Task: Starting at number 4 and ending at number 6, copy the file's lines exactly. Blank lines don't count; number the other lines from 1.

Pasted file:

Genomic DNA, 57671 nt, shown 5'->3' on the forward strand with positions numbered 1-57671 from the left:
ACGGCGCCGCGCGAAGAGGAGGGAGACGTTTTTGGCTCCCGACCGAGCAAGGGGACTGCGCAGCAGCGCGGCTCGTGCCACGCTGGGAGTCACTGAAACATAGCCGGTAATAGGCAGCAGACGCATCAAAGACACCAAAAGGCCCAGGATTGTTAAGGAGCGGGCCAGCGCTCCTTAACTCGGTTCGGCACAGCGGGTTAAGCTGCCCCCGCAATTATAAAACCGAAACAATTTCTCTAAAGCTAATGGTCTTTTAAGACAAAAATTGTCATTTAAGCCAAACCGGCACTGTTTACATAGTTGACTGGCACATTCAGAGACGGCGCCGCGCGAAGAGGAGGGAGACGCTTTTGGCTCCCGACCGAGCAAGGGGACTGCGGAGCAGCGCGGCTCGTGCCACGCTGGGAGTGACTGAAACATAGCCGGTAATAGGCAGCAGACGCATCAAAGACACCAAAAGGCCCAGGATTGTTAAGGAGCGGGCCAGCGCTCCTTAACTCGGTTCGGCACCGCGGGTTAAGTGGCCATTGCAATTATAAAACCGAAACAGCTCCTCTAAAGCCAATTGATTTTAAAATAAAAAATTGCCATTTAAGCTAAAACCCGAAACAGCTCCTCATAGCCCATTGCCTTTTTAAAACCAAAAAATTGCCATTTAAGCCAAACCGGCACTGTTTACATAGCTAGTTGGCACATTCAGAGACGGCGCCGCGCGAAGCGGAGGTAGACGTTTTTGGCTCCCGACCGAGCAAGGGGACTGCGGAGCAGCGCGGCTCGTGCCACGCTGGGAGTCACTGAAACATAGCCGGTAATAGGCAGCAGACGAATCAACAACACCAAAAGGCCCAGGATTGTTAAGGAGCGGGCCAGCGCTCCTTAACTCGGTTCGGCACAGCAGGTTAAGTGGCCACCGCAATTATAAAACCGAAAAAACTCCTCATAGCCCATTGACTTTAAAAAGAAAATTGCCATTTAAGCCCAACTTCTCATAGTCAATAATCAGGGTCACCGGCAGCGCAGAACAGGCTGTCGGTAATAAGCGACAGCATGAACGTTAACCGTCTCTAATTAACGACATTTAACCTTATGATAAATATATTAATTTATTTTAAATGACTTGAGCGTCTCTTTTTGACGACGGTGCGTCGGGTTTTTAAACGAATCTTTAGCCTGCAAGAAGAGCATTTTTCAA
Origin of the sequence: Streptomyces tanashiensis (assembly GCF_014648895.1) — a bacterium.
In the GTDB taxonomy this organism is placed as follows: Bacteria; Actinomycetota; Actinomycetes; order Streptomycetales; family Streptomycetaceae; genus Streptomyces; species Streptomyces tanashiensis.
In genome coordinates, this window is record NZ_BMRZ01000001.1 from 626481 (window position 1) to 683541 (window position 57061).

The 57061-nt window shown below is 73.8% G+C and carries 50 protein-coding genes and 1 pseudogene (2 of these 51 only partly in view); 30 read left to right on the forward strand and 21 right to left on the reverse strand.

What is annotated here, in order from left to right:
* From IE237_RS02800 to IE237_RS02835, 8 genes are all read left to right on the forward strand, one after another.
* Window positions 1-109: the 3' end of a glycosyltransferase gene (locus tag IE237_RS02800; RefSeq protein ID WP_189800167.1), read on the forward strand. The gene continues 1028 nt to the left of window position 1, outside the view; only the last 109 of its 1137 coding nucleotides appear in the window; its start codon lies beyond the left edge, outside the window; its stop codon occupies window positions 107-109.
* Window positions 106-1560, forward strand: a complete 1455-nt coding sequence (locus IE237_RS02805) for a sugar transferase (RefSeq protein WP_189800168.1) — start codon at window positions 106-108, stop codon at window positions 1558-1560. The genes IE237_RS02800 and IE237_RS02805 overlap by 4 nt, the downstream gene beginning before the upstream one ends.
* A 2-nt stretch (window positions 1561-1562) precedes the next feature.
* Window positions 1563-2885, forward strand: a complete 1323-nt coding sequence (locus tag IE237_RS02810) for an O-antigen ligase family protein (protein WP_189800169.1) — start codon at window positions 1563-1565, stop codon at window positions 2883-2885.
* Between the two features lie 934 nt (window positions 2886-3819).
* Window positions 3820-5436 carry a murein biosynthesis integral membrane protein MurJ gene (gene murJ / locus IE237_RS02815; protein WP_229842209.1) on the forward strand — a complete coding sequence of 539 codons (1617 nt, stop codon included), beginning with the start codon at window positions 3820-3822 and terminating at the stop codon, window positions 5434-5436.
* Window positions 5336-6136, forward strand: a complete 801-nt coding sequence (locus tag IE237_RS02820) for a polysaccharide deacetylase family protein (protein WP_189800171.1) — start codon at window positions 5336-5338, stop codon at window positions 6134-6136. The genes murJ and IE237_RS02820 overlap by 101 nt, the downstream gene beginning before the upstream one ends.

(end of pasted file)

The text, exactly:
In the GTDB taxonomy this organism is placed as follows: Bacteria; Actinomycetota; Actinomycetes; order Streptomycetales; family Streptomycetaceae; genus Streptomyces; species Streptomyces tanashiensis.
In genome coordinates, this window is record NZ_BMRZ01000001.1 from 626481 (window position 1) to 683541 (window position 57061).

The 57061-nt window shown below is 73.8% G+C and carries 50 protein-coding genes and 1 pseudogene (2 of these 51 only partly in view); 30 read left to right on the forward strand and 21 right to left on the reverse strand.